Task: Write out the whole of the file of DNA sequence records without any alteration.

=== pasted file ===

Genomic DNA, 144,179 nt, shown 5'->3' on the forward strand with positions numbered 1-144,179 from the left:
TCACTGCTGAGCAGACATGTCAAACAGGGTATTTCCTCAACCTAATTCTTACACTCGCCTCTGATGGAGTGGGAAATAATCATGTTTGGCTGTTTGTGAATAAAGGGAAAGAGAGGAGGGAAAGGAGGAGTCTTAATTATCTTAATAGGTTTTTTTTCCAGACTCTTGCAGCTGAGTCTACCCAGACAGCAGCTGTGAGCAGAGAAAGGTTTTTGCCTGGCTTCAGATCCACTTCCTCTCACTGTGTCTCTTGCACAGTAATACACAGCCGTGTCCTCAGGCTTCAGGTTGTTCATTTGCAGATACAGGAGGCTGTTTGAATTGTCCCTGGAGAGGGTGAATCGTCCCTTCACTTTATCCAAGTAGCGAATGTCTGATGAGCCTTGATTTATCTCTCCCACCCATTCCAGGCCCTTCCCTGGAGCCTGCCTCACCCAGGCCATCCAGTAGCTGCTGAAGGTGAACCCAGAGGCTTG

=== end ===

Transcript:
Genomic DNA, 144,179 nt, shown 5'->3' on the forward strand with positions numbered 1-144,179 from the left:
TCACTGCTGAGCAGACATGTCAAACAGGGTATTTCCTCAACCTAATTCTTACACTCGCCTCTGATGGAGTGGGAAATAATCATGTTTGGCTGTTTGTGAATAAAGGGAAAGAGAGGAGGGAAAGGAGGAGTCTTAATTATCTTAATAGGTTTTTTTTCCAGACTCTTGCAGCTGAGTCTACCCAGACAGCAGCTGTGAGCAGAGAAAGGTTTTTGCCTGGCTTCAGATCCACTTCCTCTCACTGTGTCTCTTGCACAGTAATACACAGCCGTGTCCTCAGGCTTCAGGTTGTTCATTTGCAGATACAGGAGGCTGTTTGAATTGTCCCTGGAGAGGGTGAATCGTCCCTTCACTTTATCCAAGTAGCGAATGTCTGATGAGCCTTGATTTATCTCTCCCACCCATTCCAGGCCCTTCCCTGGAGCCTGCCTCACCCAGGCCATCCAGTAGCTGCTGAAGGTGAACCCAGAGGCTTG